CULTURE SHOOKT: Cannibalism and Witchcraft in Uganda

I’m starting a new blog series entitled Culture Shookt. Basically it’s a collection of things from Uganda that got me shookt.

For my first entry, I’ll talk about cannibalism and witchcraft in Uganda. Okay, let’s make things clear. These are just accounts from the people I know here in Africa and in no way verified. Don’t expect Jessica Soho investigations. These are just hearsays. Or are they?

I got my assignment for Uganda as early as February this year. So immediately shared the news to my team. Just after sharing, they told me stories of Cannibalism in Uganda. I got worried but a bit hopeful. The greater the danger, the higher the hardship. I’m all for the money. JK.

These past couple of weeks, there have been murders in Uganda. 20 bodies of women were found and some of them have missing body parts. So as a morning person, I would always watch the morning news. One of the theories on these deaths is witchcraft. It turned out that some parts of Uganda have these witchcraft thingy. So they were saying the killings are part of a sacrificial ritual of some sort. And some suggest that they have protection from the government. I don’t know anymore.

I’m currently staying in a district in Northern Uganda and we experience power interruptions almost everyday. Just this weekend, we experienced the longest power blackout so far. While waiting for the power to return, we gathered in a circle and exchanged stories in a bonfire as one sane group of adults would do. We talked all about all sorts of things but what retained in my memory is their stories with cannibalism in Uganda. They even pointed out which areas have the highest cannibalism activities.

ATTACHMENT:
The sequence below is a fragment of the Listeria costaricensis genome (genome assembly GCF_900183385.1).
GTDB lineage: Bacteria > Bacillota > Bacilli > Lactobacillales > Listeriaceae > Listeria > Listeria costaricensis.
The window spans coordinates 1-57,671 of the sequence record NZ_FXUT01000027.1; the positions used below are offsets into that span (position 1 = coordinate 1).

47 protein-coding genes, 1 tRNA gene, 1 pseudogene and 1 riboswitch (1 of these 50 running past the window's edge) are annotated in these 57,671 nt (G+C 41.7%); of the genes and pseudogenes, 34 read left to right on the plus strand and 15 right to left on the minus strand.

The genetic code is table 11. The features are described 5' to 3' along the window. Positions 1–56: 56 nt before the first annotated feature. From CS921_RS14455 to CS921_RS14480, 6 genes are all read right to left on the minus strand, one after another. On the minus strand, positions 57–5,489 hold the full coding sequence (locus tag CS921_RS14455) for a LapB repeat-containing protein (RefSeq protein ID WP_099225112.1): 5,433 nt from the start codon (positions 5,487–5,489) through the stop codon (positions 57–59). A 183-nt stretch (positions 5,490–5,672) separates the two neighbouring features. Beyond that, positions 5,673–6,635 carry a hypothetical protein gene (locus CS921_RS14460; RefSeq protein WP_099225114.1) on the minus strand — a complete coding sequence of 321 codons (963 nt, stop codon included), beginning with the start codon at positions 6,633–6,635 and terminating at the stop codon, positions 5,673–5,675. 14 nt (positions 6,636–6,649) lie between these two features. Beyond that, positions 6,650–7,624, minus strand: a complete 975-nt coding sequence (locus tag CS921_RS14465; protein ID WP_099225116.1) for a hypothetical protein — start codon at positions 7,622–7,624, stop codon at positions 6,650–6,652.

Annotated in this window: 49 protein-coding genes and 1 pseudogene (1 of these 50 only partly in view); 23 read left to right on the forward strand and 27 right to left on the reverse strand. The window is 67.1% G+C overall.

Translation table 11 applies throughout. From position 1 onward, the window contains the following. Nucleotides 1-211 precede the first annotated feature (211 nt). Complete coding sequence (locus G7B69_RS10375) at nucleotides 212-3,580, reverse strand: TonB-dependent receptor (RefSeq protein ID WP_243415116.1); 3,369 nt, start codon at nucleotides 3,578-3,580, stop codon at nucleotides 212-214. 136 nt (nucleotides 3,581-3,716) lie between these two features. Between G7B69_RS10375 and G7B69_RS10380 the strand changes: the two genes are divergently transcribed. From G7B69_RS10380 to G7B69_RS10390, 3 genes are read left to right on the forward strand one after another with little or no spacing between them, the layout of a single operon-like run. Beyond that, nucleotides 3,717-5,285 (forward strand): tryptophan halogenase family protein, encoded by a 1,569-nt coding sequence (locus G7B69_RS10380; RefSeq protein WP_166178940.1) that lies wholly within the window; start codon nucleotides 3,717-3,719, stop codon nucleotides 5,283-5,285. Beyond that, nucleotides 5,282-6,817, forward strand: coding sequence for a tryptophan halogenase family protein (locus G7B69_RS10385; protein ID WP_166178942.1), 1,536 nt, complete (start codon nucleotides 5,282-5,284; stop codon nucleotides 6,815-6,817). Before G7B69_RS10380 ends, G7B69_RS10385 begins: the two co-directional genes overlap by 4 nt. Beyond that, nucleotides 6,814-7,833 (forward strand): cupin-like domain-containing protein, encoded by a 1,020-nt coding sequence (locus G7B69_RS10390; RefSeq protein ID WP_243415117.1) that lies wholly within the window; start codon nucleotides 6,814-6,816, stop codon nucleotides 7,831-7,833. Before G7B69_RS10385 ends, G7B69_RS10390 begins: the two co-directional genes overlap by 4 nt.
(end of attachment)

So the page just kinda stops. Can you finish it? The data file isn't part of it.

As one would expect, they prey on strangers in the area because it would be fishy if they start eating their neighbors right? Apparently, they have different schemes and tricks just to get their ‘catch of the day’. One scheme is that they can make your vehicles breakdown with magic then ambush you right then and there. Or sometimes they have partners in the boda industry. Basically, a human meat delivery.

And if there’s no fresh human meat available, they settle on dead human meat. So they can just also conjure the dead bodies straight from the grave through magic. Well that’s some sick life hack right there. So maybe once upon a time a guy came across this conjured dead human body and boom the origin of zombies. That’s why zombie is an Ugandan term for dead man walking. *JK

So that’s for my first Culture Shookt entry. Stay tuned for more of these.

25 thoughts on “CULTURE SHOOKT: Cannibalism and Witchcraft in Uganda

  1. I’ve heard the same story pero sa Papua New Guinea naman s’ya. Heard it from my past supervisor na nag-work dun for ilang years. As in, ‘yung mga bintana daw dun, may mga lock talaga. Mga ganung keme. Ingat d’yan Kuya!

  2. Di pa naman ganung levels pero may 24/7 guard kami tas yung bakod namin eh daig pa ang prison ganyan. Hahahaha.

  3. So far wala man daw dito sa area namin. Pero ayun nga pano kung sila. Di pa man din kami naglolock ng main door. Oooops. Baka mabasa nila. Hahahahaha

  4. Wow! This is interesting, scary, and creepy. It would get really crazy if they began publishing Cannibal Cookbooks, with all sorts of recipes. And don’t get fooled by the giant-stew-pot-made-to-look-like-a-hot-tub trick. I saw that one on Bugs Bunny when I was a kid. lol. I’m being silly.
    Seriously, an interesting post. It sounds like an awesome trip. I dream of one day visiting Africa.
    Stay safe.
    Keep up the awesome posts.
    God bless.

  5. Wow. That cookbooks seems like a good idea. Lol. You should visit Africa! It’s nice here.

  6. The idea is that those that practice that ritual believe that eating the body gives you the power of that bodies spirit so that the witch becomes stronger.

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